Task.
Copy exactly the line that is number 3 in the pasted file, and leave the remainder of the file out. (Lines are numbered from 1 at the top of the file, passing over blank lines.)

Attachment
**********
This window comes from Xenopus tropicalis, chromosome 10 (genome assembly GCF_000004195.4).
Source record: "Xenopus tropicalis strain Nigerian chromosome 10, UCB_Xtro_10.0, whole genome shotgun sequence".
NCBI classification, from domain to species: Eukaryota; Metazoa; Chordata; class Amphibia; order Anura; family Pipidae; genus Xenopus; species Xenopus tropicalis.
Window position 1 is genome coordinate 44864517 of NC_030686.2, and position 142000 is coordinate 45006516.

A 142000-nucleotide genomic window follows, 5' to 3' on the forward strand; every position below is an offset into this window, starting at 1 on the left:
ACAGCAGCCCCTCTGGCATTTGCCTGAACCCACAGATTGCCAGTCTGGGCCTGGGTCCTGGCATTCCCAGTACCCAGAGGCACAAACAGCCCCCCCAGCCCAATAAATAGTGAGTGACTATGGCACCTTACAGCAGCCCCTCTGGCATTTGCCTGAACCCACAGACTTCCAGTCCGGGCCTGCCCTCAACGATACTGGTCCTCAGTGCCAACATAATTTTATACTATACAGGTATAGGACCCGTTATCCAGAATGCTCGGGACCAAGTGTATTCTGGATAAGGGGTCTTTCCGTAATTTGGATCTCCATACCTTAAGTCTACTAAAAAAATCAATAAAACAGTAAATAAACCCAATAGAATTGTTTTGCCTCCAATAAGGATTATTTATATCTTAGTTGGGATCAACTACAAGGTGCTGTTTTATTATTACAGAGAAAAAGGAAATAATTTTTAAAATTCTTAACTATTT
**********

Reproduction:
NCBI classification, from domain to species: Eukaryota; Metazoa; Chordata; class Amphibia; order Anura; family Pipidae; genus Xenopus; species Xenopus tropicalis.